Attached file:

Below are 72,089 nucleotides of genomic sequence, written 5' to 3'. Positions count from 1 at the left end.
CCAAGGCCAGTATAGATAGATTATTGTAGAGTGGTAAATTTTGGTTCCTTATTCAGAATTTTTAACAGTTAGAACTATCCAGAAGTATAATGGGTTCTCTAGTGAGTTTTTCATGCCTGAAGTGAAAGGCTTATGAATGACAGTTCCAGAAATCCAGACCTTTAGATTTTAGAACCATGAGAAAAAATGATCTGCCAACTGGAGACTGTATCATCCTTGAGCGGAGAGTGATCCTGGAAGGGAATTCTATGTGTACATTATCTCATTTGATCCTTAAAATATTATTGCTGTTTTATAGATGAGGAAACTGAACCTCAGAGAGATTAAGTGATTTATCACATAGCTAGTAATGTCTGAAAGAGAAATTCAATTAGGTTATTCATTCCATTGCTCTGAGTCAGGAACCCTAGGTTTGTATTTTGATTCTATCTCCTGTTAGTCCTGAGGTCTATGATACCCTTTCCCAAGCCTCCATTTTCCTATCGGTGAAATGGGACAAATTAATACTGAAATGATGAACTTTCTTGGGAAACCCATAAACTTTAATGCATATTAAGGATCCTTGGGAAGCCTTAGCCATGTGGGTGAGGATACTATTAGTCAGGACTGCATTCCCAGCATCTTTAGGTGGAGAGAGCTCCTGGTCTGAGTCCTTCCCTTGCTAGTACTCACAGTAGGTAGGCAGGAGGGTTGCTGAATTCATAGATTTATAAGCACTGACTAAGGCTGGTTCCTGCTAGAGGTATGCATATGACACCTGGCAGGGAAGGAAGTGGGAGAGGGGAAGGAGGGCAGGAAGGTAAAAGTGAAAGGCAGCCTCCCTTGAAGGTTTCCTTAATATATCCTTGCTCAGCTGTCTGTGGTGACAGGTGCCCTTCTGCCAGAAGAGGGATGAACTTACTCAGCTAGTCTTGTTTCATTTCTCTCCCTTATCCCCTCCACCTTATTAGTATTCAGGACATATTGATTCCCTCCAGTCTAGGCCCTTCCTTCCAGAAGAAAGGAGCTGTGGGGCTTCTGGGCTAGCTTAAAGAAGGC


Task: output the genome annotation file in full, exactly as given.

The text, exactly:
Below are 72,089 nucleotides of genomic sequence, written 5' to 3'. Positions count from 1 at the left end.
CCAAGGCCAGTATAGATAGATTATTGTAGAGTGGTAAATTTTGGTTCCTTATTCAGAATTTTTAACAGTTAGAACTATCCAGAAGTATAATGGGTTCTCTAGTGAGTTTTTCATGCCTGAAGTGAAAGGCTTATGAATGACAGTTCCAGAAATCCAGACCTTTAGATTTTAGAACCATGAGAAAAAATGATCTGCCAACTGGAGACTGTATCATCCTTGAGCGGAGAGTGATCCTGGAAGGGAATTCTATGTGTACATTATCTCATTTGATCCTTAAAATATTATTGCTGTTTTATAGATGAGGAAACTGAACCTCAGAGAGATTAAGTGATTTATCACATAGCTAGTAATGTCTGAAAGAGAAATTCAATTAGGTTATTCATTCCATTGCTCTGAGTCAGGAACCCTAGGTTTGTATTTTGATTCTATCTCCTGTTAGTCCTGAGGTCTATGATACCCTTTCCCAAGCCTCCATTTTCCTATCGGTGAAATGGGACAAATTAATACTGAAATGATGAACTTTCTTGGGAAACCCATAAACTTTAATGCATATTAAGGATCCTTGGGAAGCCTTAGCCATGTGGGTGAGGATACTATTAGTCAGGACTGCATTCCCAGCATCTTTAGGTGGAGAGAGCTCCTGGTCTGAGTCCTTCCCTTGCTAGTACTCACAGTAGGTAGGCAGGAGGGTTGCTGAATTCATAGATTTATAAGCACTGACTAAGGCTGGTTCCTGCTAGAGGTATGCATATGACACCTGGCAGGGAAGGAAGTGGGAGAGGGGAAGGAGGGCAGGAAGGTAAAAGTGAAAGGCAGCCTCCCTTGAAGGTTTCCTTAATATATCCTTGCTCAGCTGTCTGTGGTGACAGGTGCCCTTCTGCCAGAAGAGGGATGAACTTACTCAGCTAGTCTTGTTTCATTTCTCTCCCTTATCCCCTCCACCTTATTAGTATTCAGGACATATTGATTCCCTCCAGTCTAGGCCCTTCCTTCCAGAAGAAAGGAGCTGTGGGGCTTCTGGGCTAGCTTAAAGAAGGC